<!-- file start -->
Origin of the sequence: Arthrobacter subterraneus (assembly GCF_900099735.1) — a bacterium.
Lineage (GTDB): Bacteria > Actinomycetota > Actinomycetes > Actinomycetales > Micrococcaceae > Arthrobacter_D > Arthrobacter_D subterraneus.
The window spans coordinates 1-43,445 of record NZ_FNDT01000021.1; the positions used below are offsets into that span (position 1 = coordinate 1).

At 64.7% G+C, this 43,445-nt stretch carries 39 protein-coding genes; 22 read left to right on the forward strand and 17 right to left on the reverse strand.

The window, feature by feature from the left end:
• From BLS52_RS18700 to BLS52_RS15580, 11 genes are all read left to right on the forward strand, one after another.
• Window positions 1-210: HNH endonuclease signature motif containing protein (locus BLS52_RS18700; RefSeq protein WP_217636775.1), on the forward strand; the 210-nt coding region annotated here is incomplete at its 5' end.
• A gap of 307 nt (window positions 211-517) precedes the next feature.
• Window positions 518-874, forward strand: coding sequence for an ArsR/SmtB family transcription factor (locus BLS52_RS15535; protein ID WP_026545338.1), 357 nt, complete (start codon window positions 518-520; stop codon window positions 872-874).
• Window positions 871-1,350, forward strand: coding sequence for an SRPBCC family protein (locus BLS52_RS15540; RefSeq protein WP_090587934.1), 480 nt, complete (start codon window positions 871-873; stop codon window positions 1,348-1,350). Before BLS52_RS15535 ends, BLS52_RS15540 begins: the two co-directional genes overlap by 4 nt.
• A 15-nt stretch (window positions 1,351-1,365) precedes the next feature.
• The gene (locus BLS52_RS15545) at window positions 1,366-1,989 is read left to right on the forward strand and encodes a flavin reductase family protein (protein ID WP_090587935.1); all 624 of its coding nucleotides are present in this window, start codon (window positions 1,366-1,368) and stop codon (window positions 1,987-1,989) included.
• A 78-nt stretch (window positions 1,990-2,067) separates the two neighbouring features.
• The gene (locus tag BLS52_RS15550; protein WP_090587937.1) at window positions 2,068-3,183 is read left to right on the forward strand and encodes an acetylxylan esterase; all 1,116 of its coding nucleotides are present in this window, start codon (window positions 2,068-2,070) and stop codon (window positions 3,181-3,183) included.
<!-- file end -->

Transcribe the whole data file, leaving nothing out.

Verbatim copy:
Origin of the sequence: Arthrobacter subterraneus (assembly GCF_900099735.1) — a bacterium.
Lineage (GTDB): Bacteria > Actinomycetota > Actinomycetes > Actinomycetales > Micrococcaceae > Arthrobacter_D > Arthrobacter_D subterraneus.
The window spans coordinates 1-43,445 of record NZ_FNDT01000021.1; the positions used below are offsets into that span (position 1 = coordinate 1).

At 64.7% G+C, this 43,445-nt stretch carries 39 protein-coding genes; 22 read left to right on the forward strand and 17 right to left on the reverse strand.

The window, feature by feature from the left end:
• From BLS52_RS18700 to BLS52_RS15580, 11 genes are all read left to right on the forward strand, one after another.
• Window positions 1-210: HNH endonuclease signature motif containing protein (locus BLS52_RS18700; RefSeq protein WP_217636775.1), on the forward strand; the 210-nt coding region annotated here is incomplete at its 5' end.
• A gap of 307 nt (window positions 211-517) precedes the next feature.
• Window positions 518-874, forward strand: coding sequence for an ArsR/SmtB family transcription factor (locus BLS52_RS15535; protein ID WP_026545338.1), 357 nt, complete (start codon window positions 518-520; stop codon window positions 872-874).
• Window positions 871-1,350, forward strand: coding sequence for an SRPBCC family protein (locus BLS52_RS15540; RefSeq protein WP_090587934.1), 480 nt, complete (start codon window positions 871-873; stop codon window positions 1,348-1,350). Before BLS52_RS15535 ends, BLS52_RS15540 begins: the two co-directional genes overlap by 4 nt.
• A 15-nt stretch (window positions 1,351-1,365) precedes the next feature.
• The gene (locus BLS52_RS15545) at window positions 1,366-1,989 is read left to right on the forward strand and encodes a flavin reductase family protein (protein ID WP_090587935.1); all 624 of its coding nucleotides are present in this window, start codon (window positions 1,366-1,368) and stop codon (window positions 1,987-1,989) included.
• A 78-nt stretch (window positions 1,990-2,067) separates the two neighbouring features.
• The gene (locus tag BLS52_RS15550; protein WP_090587937.1) at window positions 2,068-3,183 is read left to right on the forward strand and encodes an acetylxylan esterase; all 1,116 of its coding nucleotides are present in this window, start codon (window positions 2,068-2,070) and stop codon (window positions 3,181-3,183) included.